Forget the three R’s of reading, writing, and arithmetic – whoever came up with that one needs their head looking at - I prefer the ‘new’ three r’s of: reduce, reuse, and recycle.

Let me just say; I’ve been recycling for many years courtesy of education from my Grandfather. He was a big believer in reduce. If he could, he would reuse something. If he couldn’t reuse something, he would do his best to recycle it. He taught me well.

Locally we have a kerb pickup of recycling which is great, however I do miss hurling my glass bottles into the large recycling banks that used to appear on some supermarket car parks, and many a happy few minutes would be spent seeing just how hard I could hurl the bottle into the bank and hear it smash. Very cathartic and satisfying!

We had a ‘missive’ recently stating that we can no longer recycle our cardboard into the garden waste bin and that we must recycle it separately. No big deal, however, on any given bin day, we can leave out our rubbish bin/garden waste bin (alternate weeks), a crate for newspapers/magazines, a separate crate for glass/tins, a food waste bin, a plastic bag for plastic waste, a bag for clothes/fabrics, and soon, a separate bag for cardboard. On any given bin day we could leave out 7 different waste/recycle bins/crates and it’s out of hand in my opinion. Luckily I have a shed so I’m able to leave all this in the shed, there certainly isn’t room in my tiny kitchen! Many others leave as much of this outside their front doors, and it’s an eyesore particularly on bin day. It also blocks the pavements and some streets are a no go area until after the bin/recycle lorries have gone.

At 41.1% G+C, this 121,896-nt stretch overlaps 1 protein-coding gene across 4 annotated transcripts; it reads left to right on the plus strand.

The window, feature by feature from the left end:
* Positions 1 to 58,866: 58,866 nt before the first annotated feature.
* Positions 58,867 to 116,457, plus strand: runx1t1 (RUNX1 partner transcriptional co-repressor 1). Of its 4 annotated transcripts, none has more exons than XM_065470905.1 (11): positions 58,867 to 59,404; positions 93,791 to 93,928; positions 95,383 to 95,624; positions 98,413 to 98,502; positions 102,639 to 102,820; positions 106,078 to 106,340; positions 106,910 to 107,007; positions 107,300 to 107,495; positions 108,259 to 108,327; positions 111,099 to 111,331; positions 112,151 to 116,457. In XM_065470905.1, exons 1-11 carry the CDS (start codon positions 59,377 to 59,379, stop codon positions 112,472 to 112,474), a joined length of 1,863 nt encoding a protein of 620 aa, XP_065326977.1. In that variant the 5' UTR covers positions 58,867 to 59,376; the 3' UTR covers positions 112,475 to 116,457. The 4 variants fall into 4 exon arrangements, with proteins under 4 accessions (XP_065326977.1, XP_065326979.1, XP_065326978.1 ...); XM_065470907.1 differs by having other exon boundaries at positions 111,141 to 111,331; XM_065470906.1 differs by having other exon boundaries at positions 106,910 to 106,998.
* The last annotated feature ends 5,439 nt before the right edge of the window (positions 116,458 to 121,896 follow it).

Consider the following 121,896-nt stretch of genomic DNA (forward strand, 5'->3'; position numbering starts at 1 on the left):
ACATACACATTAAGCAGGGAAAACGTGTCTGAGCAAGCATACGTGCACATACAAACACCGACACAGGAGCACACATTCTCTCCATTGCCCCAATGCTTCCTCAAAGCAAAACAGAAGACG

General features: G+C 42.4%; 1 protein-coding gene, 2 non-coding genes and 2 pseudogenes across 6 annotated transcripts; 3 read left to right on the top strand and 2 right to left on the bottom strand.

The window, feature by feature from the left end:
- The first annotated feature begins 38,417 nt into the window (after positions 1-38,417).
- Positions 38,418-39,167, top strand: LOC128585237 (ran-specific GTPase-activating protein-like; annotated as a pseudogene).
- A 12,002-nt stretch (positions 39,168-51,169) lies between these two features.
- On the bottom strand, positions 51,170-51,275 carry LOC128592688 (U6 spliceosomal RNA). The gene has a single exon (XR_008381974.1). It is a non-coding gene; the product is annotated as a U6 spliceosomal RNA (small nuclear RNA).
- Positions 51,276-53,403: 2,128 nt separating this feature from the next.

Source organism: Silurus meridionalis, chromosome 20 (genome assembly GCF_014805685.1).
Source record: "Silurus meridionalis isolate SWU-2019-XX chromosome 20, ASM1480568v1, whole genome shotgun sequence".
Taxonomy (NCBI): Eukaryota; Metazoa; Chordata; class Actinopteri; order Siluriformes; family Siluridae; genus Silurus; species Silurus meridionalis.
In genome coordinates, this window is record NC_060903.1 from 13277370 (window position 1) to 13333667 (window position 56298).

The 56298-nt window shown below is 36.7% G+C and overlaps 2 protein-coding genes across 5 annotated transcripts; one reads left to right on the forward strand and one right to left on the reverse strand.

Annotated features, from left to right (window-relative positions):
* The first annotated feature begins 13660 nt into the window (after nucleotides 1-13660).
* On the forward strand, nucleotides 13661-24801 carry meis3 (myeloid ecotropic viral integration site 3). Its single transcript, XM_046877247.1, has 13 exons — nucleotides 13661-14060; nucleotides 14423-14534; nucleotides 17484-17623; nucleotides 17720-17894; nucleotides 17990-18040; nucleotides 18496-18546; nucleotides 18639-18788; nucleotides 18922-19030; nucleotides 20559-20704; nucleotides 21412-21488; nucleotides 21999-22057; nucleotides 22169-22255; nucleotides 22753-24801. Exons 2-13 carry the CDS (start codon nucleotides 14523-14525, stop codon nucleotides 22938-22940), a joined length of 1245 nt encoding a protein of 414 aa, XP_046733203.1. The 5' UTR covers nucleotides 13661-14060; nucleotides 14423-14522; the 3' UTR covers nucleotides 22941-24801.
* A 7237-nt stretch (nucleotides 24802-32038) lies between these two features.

Some councils allow residents to put all recycling into one bin which is then sorted later. Why can’t they all do this? Our local council are complaining that only 52% of people are recycling regularly yet they continue to make it difficult. How long before we have to separate the glass from the metal? Or the newspapers from the magazines, and the scrap paper, and the envelopes? We could end up with over 10 separate containers!

They’re also going to take away our rubbish bins and replace them with a bin that’s half the size. It doesn’t bother me as there are only 2 in our household but what about larger households? How much is this exercise going to cost? Will they recycle the ‘old’ bins? I asked all this in a letter a few months ago when they were trialling the new bins but surprisingly I never got a response!

The more difficult they make it, the less people will recycle; the more the planet as a whole will suffer.